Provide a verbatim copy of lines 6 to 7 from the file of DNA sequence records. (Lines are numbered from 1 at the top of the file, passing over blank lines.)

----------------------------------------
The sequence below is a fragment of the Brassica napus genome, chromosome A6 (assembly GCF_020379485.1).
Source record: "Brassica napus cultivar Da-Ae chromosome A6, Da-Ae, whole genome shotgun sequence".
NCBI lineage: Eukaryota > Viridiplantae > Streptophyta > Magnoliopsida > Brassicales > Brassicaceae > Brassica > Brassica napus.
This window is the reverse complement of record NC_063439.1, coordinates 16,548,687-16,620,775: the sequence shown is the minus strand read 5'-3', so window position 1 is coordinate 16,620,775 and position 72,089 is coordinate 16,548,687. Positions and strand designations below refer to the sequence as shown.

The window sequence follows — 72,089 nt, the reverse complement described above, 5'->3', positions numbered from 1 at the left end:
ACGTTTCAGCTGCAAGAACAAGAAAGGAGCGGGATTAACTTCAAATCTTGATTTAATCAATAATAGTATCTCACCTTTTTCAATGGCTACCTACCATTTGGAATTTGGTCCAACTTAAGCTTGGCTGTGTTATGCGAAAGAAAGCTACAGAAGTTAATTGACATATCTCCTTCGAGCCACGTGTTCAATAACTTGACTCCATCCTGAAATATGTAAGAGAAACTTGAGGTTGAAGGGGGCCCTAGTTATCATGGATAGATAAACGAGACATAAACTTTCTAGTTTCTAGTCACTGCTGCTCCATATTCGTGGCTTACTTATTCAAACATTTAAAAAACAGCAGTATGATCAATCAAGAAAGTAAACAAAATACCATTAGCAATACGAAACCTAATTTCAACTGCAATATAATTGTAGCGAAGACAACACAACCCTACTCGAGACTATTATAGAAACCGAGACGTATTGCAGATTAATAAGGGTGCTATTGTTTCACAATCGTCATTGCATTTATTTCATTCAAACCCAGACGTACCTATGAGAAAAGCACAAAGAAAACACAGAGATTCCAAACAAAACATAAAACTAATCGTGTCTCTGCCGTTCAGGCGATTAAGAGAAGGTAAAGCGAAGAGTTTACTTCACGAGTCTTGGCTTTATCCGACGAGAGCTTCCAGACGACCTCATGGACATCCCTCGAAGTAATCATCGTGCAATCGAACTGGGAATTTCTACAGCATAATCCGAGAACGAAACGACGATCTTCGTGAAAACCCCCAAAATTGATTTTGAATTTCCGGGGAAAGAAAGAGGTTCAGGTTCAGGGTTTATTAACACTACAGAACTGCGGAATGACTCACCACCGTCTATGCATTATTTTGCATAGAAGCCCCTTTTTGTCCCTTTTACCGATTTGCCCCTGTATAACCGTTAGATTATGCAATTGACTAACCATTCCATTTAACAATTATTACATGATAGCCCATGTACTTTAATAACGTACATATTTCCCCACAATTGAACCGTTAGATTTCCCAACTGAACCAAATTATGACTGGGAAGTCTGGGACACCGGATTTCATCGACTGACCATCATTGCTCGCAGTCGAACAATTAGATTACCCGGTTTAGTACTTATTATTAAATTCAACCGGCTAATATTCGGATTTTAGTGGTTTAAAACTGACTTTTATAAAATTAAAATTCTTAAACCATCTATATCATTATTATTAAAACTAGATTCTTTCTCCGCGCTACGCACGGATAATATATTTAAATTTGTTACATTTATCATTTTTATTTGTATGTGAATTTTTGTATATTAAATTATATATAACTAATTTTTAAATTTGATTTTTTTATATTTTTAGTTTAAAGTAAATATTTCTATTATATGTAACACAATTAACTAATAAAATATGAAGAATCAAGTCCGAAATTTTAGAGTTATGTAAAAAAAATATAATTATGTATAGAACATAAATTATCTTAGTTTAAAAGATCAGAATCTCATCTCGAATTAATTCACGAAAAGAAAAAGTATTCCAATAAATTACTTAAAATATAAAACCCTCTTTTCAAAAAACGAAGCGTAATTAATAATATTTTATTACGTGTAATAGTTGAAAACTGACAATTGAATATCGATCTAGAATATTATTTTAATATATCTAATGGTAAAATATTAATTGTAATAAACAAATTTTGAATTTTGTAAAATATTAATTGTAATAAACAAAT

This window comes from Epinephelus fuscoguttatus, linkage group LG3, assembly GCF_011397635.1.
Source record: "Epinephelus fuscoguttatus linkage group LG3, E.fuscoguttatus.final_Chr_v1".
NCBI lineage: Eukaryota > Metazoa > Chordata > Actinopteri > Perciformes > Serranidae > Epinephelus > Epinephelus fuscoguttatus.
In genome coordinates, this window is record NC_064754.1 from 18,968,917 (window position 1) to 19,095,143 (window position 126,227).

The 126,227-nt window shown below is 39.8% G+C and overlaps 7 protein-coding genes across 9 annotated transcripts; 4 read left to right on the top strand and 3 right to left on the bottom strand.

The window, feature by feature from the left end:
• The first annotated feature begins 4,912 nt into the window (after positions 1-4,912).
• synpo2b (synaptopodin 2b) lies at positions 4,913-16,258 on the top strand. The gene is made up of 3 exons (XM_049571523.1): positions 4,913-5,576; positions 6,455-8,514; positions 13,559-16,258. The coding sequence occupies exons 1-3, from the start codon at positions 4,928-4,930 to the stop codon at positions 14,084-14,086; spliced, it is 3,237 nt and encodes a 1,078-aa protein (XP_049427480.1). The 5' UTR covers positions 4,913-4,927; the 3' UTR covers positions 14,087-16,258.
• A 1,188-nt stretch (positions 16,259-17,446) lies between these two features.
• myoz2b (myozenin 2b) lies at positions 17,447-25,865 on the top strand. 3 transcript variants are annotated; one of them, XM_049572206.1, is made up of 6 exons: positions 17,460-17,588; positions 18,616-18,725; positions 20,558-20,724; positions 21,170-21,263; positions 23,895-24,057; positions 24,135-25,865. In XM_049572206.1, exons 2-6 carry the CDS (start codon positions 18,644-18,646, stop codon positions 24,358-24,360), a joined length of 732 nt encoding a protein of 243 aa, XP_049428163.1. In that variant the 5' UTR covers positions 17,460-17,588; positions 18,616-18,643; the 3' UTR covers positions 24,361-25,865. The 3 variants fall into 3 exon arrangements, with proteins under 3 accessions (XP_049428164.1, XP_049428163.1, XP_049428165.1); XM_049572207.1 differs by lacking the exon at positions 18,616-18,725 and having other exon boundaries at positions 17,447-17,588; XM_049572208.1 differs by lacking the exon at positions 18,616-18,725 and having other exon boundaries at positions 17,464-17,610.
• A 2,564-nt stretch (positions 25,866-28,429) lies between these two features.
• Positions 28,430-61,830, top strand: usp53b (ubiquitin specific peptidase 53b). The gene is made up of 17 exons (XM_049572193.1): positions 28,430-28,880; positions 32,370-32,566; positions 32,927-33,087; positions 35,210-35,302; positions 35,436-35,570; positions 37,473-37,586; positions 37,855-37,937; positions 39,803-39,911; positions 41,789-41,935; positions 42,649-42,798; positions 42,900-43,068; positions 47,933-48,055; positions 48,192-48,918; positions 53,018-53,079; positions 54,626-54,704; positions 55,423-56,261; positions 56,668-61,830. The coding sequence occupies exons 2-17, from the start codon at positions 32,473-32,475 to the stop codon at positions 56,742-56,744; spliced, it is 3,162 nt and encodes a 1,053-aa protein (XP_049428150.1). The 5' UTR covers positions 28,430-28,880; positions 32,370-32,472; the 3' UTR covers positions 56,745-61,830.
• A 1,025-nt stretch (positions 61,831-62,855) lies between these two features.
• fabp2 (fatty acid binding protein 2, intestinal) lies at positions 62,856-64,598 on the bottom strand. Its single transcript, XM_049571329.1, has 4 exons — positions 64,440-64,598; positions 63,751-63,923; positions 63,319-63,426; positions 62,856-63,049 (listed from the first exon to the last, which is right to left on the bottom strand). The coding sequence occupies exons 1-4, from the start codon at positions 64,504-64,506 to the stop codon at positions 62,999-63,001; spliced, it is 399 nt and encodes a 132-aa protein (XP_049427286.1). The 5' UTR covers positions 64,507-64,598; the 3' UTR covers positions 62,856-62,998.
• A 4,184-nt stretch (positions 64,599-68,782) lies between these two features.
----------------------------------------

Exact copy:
ACGTTTCAGCTGCAAGAACAAGAAAGGAGCGGGATTAACTTCAAATCTTGATTTAATCAATAATAGTATCTCACCTTTTTCAATGGCTACCTACCATTTGGAATTTGGTCCAACTTAAGCTTGGCTGTGTTATGCGAAAGAAAGCTACAGAAGTTAATTGACATATCTCCTTCGAGCCACGTGTTCAATAACTTGACTCCATCCTGAAATATGTAAGAGAAACTTGAGGTTGAAGGGGGCCCTAGTTATCATGGATAGATAAACGAGACATAAACTTTCTAGTTTCTAGTCACTGCTGCTCCATATTCGTGGCTTACTTATTCAAACATTTAAAAAACAGCAGTATGATCAATCAAGAAAGTAAACAAAATACCATTAGCAATACGAAACCTAATTTCAACTGCAATATAATTGTAGCGAAGACAACACAACCCTACTCGAGACTATTATAGAAACCGAGACGTATTGCAGATTAATAAGGGTGCTATTGTTTCACAATCGTCATTGCATTTATTTCATTCAAACCCAGACGTACCTATGAGAAAAGCACAAAGAAAACACAGAGATTCCAAACAAAACATAAAACTAATCGTGTCTCTGCCGTTCAGGCGATTAAGAGAAGGTAAAGCGAAGAGTTTACTTCACGAGTCTTGGCTTTATCCGACGAGAGCTTCCAGACGACCTCATGGACATCCCTCGAAGTAATCATCGTGCAATCGAACTGGGAATTTCTACAGCATAATCCGAGAACGAAACGACGATCTTCGTGAAAACCCCCAAAATTGATTTTGAATTTCCGGGGAAAGAAAGAGGTTCAGGTTCAGGGTTTATTAACACTACAGAACTGCGGAATGACTCACCACCGTCTATGCATTATTTTGCATAGAAGCCCCTTTTTGTCCCTTTTACCGATTTGCCCCTGTATAACCGTTAGATTATGCAATTGACTAACCATTCCATTTAACAATTATTACATGATAGCCCATGTACTTTAATAACGTACATATTTCCCCACAATTGAACCGTTAGATTTCCCAACTGAACCAAATTATGACTGGGAAGTCTGGGACACCGGATTTCATCGACTGACCATCATTGCTCGCAGTCGAACAATTAGATTACCCGGTTTAGTACTTATTATTAAATTCAACCGGCTAATATTCGGATTTTAGTGGTTTAAAACTGACTTTTATAAAATTAAAATTCTTAAACCATCTATATCATTATTATTAAAACTAGATTCTTTCTCCGCGCTACGCACGGATAATATATTTAAATTTGTTACATTTATCATTTTTATTTGTATGTGAATTTTTGTATATTAAATTATATATAACTAATTTTTAAATTTGATTTTTTTATATTTTTAGTTTAAAGTAAATATTTCTATTATATGTAACACAATTAACTAATAAAATATGAAGAATCAAGTCCGAAATTTTAGAGTTATGTAAAAAAAATATAATTATGTATAGAACATAAATTATCTTAGTTTAAAAGATCAGAATCTCATCTCGAATTAATTCACGAAAAGAAAAAGTATTCCAATAAATTACTTAAAATATAAAACCCTCTTTTCAAAAAACGAAGCGTAATTAATAATATTTTATTACGTGTAATAGTTGAAAACTGACAATTGAATATCGATCTAGAATATTATTTTAATATATCTAATGGTAAAATATTAATTGTAATAAACAAATTTTGAATTTTGTAAAATATTAATTGTAATAAACAAAT

This window comes from Epinephelus fuscoguttatus, linkage group LG3, assembly GCF_011397635.1.